Lift out the onion, remove the cloves and return it to the beans. Remove the bacon, take off the skin and cut into small cubes or slices. Tip the beans, vegetables and liquor into a liquidiser and process until very smooth. Pour through a sieve into a clean pan, stir in the cream and keep hot. Fry the bacon with a little oil in a frying pan until crisp and then drain on to kitchen paper.

To serve, pour into large soup plates or bowls, drop a spoonful of garlic butter into each, and then add some of the fried bacon pieces.

Cream of butter bean soup with rosemary and anchovy butter, serves 4

250g/9oz dried butter beans (Spanish ones are particularly good)

1.1 litres/2 pints water

80g/3oz butter

2 large onions, peeled and sliced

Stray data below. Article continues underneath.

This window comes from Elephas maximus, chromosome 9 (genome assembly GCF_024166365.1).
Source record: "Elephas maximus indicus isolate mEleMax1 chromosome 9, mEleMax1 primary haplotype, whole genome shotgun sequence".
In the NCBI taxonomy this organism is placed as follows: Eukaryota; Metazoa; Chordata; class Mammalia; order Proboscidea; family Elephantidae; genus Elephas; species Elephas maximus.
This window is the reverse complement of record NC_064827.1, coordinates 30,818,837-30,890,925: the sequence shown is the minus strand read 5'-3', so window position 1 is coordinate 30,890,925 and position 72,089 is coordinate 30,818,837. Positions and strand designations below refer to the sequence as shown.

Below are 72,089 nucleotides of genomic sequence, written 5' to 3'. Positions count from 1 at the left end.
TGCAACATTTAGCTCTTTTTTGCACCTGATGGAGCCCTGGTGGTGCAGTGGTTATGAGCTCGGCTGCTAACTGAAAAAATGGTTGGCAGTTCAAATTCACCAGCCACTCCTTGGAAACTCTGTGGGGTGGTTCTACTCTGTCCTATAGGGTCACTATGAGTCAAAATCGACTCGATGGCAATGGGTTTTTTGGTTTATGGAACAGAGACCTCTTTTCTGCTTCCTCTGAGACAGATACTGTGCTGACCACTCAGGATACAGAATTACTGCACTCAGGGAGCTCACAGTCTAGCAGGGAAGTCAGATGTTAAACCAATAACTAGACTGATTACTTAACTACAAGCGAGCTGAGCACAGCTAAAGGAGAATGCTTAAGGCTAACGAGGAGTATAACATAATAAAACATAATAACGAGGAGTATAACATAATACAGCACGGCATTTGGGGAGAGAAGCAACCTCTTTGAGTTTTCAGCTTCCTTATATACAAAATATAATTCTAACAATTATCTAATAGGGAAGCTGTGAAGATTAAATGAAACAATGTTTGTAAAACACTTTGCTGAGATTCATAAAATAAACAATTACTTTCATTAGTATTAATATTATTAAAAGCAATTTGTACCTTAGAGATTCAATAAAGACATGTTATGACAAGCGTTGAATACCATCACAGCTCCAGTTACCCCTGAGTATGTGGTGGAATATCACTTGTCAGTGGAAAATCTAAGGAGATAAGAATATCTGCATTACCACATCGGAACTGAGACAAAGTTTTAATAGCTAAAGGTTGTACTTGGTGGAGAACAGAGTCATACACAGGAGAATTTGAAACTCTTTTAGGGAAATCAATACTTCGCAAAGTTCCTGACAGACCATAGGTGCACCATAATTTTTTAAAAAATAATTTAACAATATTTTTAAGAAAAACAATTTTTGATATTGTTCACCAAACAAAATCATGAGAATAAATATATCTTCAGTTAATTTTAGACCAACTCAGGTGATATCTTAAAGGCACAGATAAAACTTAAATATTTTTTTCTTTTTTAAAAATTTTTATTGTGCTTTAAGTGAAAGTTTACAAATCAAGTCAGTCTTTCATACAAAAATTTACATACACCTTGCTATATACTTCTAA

3 sticks celery, chopped

2 sprigs rosemary

12 chicken stock cube

salt and pepper

150ml/5fl oz whipping cream

for the rosemary and anchovy butter

110g/4oz softened, unsalted butter

2 sprigs rosemary, leaves only

1 clove garlic, peeled and crushed

1 x 50g/2oz tin anchovies

juice of half a small lemon

pepper

Soak the beans in plenty of cold water overnight, or for at least six hours. Drain. In a roomy pan, melt the butter and fry the onions and celery until lightly coloured. Add the rosemary sprigs, stir around and allow their aroma to lift. Tip in the drained beans, add the water and cook as above, until the beans are almost falling apart. Add pepper and the stock cube and simmer for a further ten minutes. Check for seasoning - don't add salt until this stage as it can toughen the beans if used earlier - and remember that anchovy butter is added later on.

Meanwhile, make the rosemary and anchovy butter by combining all the ingredients in a food processor until very smooth. Pass through a small sieve to remove any spiky rosemary bits. Tip into a small bowl and leave at room temperature until the soup is to be served.